The EV Transition: The Quick and The Dead

The transition from the internal combustion engine (ICE) to EVs is now more post-event rationale than prediction.


A new Economist leader – Roadkill – outlines the inevitability and accelerating pace of the switch to electric vehicles (EVs), suggesting the era of the dominant ICE is now effectively over.

We agree.

This blog adheres to the hypothesis that the EV transition will follow a typical new technology S curve, not simple linear growth. And it believes most analysts are still under-estimating how quickly the EV transition is taking place.

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Energy’s Demand Shock, and The Acceleration of the Fossil Fuel Transition


Oil, gas and coal prices have fallen up to 50% over the past three years, yet according to BP’s latest Statistical Review, total energy demand growth has collapsed 45% at the same time.

The average annual energy demand increase of 1.8% pa over the past ten years has fallen to just 1% pa  in the past three.

Weak energy  prices are often attributed to supply-side issues, but a fall in global demand is now a far greater factor. 

And it has wider implications.

This fall in demand coincides with the rise of new energy technologies – wind, solar and electric power-trains – allowing them to seize increasing shares of remaining incremental growth.

Ten years ago fossil fuels generated 95% of the energy demand increase; last year they provided just 35%.

The incumbent energy industry is now forced into a fierce competition for limited new demand, but it remains focused on a high growth agenda – attempting to force prices up and investing in more expensive production.

In contrast, the costs of new energy technologies are dropping rapidly, speeding up their deployment.

The slowdown in global demand is accelerating the energy transition as fossil fuels become less competitive in a market with lower-cost energy options. 


So Big it’s Invisible

Global energy demand is so big, it’s almost invisible.

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May/June Newsletter


The May / June Newsletter has been added in the newsletter page  – see here

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The One Equation that Describes the EV Revolution – that No-one Uses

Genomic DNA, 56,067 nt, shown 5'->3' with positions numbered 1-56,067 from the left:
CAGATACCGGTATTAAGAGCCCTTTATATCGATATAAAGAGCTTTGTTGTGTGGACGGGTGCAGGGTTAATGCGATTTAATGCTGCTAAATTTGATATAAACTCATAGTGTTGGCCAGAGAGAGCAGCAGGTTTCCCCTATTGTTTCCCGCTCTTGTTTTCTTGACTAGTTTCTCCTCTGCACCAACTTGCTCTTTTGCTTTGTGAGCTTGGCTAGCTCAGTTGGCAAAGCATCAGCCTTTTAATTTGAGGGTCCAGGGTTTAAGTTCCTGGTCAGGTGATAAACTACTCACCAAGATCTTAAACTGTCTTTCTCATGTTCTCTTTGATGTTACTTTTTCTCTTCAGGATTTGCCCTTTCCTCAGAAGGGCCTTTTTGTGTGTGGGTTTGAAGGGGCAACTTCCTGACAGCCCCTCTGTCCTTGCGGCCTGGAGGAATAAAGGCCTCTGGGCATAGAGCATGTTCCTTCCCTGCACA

Note – on the basis that each equation loses 50% of readers, I’ll assume only the hard-core readership remain.

EVs and other new energy technologies such as PV solar are disruptive.

But incumbent auto and oil companies, and industry analysts assume they will follow non-disruptive, simple growth curves. 

They won’t.

It’s time to model disruption, and confront reality.


The Mathematics of Disruption

Electric Vehicles (EVs*), like their gasoline predecessors, are a disruptive technology.

By 2020 or thereabouts, they are forecast to become cheaper than conventional internal combustion engines (ICE), and offer running and maintenance costs 90% lower. At this point, there could be a mass exodus from gasoline cars to electrified ones.

All disruptive technologies, in nature and economics, follow a prescribed pattern of growth. It’s commonly called the S curve due to the shape of expansion: slow incubation, sudden lift-off and break-neck growth, and a final mature plateau phase.

The examples are numerous:

S curves are based on two governing principles: rates of growth change quickly over time as demand or resources develop, but there is an upper limit to expansion as the resources get eaten up. So, disruptive populations or products start out small, explode in size, then level off as resources or demand are depleted.

The fearsome equation above – a Logistic Function – contains all these moving parts and so generates an S curve, with take-off point, dynamic rate change and upper limit; a disruptive piece of mathematics in its own right.

You would therefore expect forecasters of EV demand (or PV solar) to use S curve mathematics to try and pinpoint the time of lift-off, and the duration of the explosive, volatile phase of growth.

Not so.

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OPEC’s Terrible Choice:  Its Next Cut Could be a Permanent One.

OPEC seems in control of the oil world, but in fact it is terribly constrained.

A review of OPEC’s previous production cuts reveals that:

–  it cannot sustain a market share strategy
–  it takes the lead in output cuts when demand declines, but it cannot assume non-OPEC will follow
–  it is unable to influence demand, only respond to it

OPEC’s cuts have typically worked when underlying consumption has been strong, and non-OPEC production slow to respond.

But things change; as global demand enters structural decline, and non-OPEC production grows, diversifies and quickens, this leads to a stark conclusion: OPEC’s  latest cut may need to be permanent; a long-term production cap, with all of the consequences for its economies and assets.

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